BICYCLING COAST TO COAST ACROSS AMERICA 2010
By Frosty Wooldridge
Johann Wolfgang Von Goethe said, “Plunge boldly into the thick of life, and seize it where you will, it is always interesting.”
“Bicycle adventure: if the roar of a wave crashes beyond your campsite, you might call that adventure. When coyotes howl outside your tent--that may be adventure. When the wind rips at your tent pegs—that too, may be called adventure. While you’re sweating like a horse in a climb over a 12,000 foot pass, that’s adventure. When a howling headwind presses your lips against your teeth, you’re facing a mighty adventure. If you’re drenched from head to toe in sweat as you pedal across a desert, that’s adventure. If you’re pressing through a howling rainstorm, you’re soaked in adventure. But that’s not what makes an adventure. It’s your willingness to struggle through it, to present yourself at the doorstep of Nature. That creates the experience. No more greater joy can come from life than to live inside the “moment” of an adventure. It may be a momentary ‘high’, a stranger that changes your life, an animal that delights you or frightens you, a struggle where you triumphed, or even failed, yet you braved the challenge. Those moments present you uncommon experiences that give your life eternal expectation. That’s adventure!” FW
On June 3, 2010 at the Golden Gate Bridge in San Francisco, California, Bob Johannes, Denis Lemay, Scott Poindexter and Frosty Wooldridge lined their bicycles up at the viewing area on the north side of the legendary span. Ahead of them, Pacific to Atlantic, 3,300 miles, 50 miles a day in mountains, 80 to 110 miles per day on flats. Temperatures in the 80s and in the south heat indexes 110 degrees for 20 days. They anticipated being drenched in sweat from eight in the morning to six at night while pedaling through the heat and 95 percent humidity. They carried shower bags for their own hygiene and comfort after a long day’s pedaling. Adventure is not always comfortable but it is still adventure. San Francisco, CA to Savannah Beach, GA.
“By now, a million pedal strokes have etched the muscles in my legs with a single purpose: to power the crank and move the bicycle forward. Movement is the lifeblood of bicycling. Food flows into my body, bringing it power and energy. It is no longer a question of struggle. Now the journey evolves into a spiritual realm—where the pedaling becomes incidental. Nothing I do on the bike encumbers my mind. It’s a free-flow energy that comes through my body and expresses itself in the flight of the pedals.” Frosty Wooldridge, on the road.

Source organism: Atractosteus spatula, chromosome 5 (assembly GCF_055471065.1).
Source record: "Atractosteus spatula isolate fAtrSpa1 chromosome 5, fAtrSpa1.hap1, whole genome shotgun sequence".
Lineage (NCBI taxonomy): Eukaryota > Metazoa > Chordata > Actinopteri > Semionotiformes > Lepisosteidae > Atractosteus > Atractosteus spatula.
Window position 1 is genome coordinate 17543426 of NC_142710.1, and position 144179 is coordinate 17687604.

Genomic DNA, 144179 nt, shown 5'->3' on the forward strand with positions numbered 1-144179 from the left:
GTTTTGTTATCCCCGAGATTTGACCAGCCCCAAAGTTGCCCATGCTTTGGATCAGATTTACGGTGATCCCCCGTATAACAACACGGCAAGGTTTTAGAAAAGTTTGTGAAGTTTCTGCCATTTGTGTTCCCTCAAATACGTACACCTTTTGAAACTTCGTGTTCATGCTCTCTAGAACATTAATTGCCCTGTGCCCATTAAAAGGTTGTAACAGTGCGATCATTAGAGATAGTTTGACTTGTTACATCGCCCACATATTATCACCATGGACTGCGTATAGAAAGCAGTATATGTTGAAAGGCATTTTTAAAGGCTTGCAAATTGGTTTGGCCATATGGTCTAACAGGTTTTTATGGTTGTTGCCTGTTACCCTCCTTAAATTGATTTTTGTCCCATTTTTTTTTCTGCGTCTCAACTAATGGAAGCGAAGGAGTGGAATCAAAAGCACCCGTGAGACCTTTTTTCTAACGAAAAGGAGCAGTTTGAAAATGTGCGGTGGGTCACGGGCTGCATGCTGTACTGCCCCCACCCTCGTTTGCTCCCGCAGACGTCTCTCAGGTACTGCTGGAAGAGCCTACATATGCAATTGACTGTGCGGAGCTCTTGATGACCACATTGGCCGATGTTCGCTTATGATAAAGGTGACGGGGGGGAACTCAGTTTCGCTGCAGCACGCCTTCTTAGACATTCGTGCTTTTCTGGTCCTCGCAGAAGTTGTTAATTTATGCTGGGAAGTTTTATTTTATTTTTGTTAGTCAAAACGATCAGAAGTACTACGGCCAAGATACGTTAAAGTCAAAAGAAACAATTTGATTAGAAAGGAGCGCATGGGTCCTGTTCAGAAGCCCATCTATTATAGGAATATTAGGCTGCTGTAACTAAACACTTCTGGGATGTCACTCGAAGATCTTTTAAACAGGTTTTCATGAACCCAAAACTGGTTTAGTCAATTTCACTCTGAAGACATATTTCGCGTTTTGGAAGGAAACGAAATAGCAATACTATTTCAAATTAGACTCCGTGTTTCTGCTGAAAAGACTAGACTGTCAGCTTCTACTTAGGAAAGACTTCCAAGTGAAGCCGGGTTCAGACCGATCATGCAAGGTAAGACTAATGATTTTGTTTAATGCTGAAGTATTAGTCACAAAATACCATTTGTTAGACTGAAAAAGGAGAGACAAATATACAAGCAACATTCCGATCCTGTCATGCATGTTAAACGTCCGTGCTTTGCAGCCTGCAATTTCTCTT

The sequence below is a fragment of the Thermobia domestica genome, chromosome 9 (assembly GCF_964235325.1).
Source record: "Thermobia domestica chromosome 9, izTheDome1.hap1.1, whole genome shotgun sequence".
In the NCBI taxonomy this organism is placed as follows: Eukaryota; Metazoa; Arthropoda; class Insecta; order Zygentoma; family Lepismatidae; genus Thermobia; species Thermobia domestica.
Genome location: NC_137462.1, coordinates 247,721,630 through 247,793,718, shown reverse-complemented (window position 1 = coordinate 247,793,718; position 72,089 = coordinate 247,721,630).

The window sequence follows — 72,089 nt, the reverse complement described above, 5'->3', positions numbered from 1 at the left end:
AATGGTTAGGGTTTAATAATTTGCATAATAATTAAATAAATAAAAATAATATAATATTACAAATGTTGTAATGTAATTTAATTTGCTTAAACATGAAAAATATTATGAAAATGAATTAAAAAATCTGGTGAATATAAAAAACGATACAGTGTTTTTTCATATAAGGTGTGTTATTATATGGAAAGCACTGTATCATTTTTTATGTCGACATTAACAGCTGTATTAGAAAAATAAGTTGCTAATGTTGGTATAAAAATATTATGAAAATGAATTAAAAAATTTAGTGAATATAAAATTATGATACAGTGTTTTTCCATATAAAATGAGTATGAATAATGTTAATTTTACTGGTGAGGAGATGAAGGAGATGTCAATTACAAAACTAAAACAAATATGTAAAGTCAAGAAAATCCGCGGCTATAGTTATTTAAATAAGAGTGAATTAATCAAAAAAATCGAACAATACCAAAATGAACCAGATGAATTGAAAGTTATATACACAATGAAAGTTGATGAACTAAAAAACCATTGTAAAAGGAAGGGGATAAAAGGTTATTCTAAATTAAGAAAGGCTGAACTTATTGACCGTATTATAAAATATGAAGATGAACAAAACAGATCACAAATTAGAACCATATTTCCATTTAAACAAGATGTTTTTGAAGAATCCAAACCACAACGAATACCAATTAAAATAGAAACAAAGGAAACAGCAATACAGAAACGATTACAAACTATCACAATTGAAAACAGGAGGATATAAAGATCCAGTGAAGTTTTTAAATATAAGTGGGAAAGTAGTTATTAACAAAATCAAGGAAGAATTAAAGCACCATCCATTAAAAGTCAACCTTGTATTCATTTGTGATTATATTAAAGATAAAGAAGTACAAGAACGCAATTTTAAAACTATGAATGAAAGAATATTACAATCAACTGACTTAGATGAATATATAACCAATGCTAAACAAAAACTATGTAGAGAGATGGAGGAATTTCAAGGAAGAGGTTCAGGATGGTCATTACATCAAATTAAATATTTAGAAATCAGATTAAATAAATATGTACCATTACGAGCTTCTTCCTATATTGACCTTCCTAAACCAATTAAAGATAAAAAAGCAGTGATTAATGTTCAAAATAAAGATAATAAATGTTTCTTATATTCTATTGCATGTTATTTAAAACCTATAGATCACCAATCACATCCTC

“Let’s stop gabbing and get this show on the road,” said Scott, clicking his brake pedals. “We’ve only got a whole continent ahead of us.”
“Ready to ride,” said Frosty
“Keep it vertical,” said Bob.
“Let’s go climb Lombard Street, the curviest road in the world,” Denis said. “And, and ride down it.”
“Yippee ki yo ki yea,” said Frosty
Starting at the Golden Gate Bridge, we crossed in front of Alcatraz, then on to the curviest road in the world, Lombard Street, but we had to climb 27 percent grades to reach the top. Later Pier 39, Chocolate Factory, artists and jugglers, street cars, Tony Bennett singing, “I left my heart in San Francisco….”
San Francisco proved crazy and loaded with gridlocked traffic and extreme people: one car driver on purpose ran down four cyclists the day we started our ride in the streets of San Francisco. I think one of the four he ran down died. All suffered severe injuries.
Californian John Muir the great original ecologist said, “Tell me what you will of the benefactions of city civilization, of the sweet security of streets—all as part of the natural up-growth of man towards the high destiny we hear so much about. I know that our bodies were made to thrive only in pure air, and the scenes in which pure air is found. If death exhalations that brood the broad towns in which we so fondly compact ourselves were made visible, we should flee as from a plague. All are more or less sick; there is not a perfectly sane man in all of San Francisco.”
In my journal, “How do you describe the feeling of being on the front end of a grand adventure? I just thrilled to sheer joy of it, the fun of being with my friends, the expectation of amazing experiences. Today, fog covered the Golden Gate Bridge, but we gazed across the bay to see Alcatraz prison, the skyline of San Francisco, people walking across the bridge and people taking pictures. After a few minutes, we mounted our bikes and the pedaled into the mist flowing in from the Pacific Ocean. Our first stop: Lombard Street, the curviest road in the world. It’s been the front for many a movie car chase from Steve McQueen to Clint Eastwood. But first, we hammered up a 27 percent grade that felt like climbing a vertical wall. Denis and Scott powered up the insane incline, but Bob and I suffered immediate exhaustion half way up the street. After pushing the final section, we reached the top. A line of people awaited their turn to ride down the cobbled Lombard Street lined with flowers and beautiful homes. In front of us, a fabulous view of the bay and shoreline. Vintage San Francisco! On the way down, we stopped and talked to many people. Later, we pedaled over to Pier 59 for a walk through food shops, outdoor markets and a sea of humanity on vacation. We met Bob’s daughter Rexanna and her husband Lance. It all mixed together when we pedaled up to one of Bob’s friends on yet another high street. Agnise shared her home with showers, food and conversation. What a great way to start our grand adventure. Tomorrow, we shall ride along the Pacific Ocean. P.S. Glad we didn’t get run down by an irate motorist!”
One thing about bicycle travel: we become ‘part’ of the scenery instead of ‘apart’ from the landscape. We merge with it in a most spiritual manner. Instead of taking pictures of the beauty around us, in fact, we become a part of the beauty surrounding you. We become like animals that eat, breathe sweat, stink, get rained on, snowed on, suffer the sweat of heat and gobble our food with abandoned. It’s an amazing difference to automobile vacationers. At night, we camp out under the stars and sit by campfires. Motor home riders park their vehicle and watch TV while they eat an ‘instant’ dinner from a package. During the day, they stay chained to their air conditioned cabin and take pictures from inside the motor home. They call it ‘camping’!”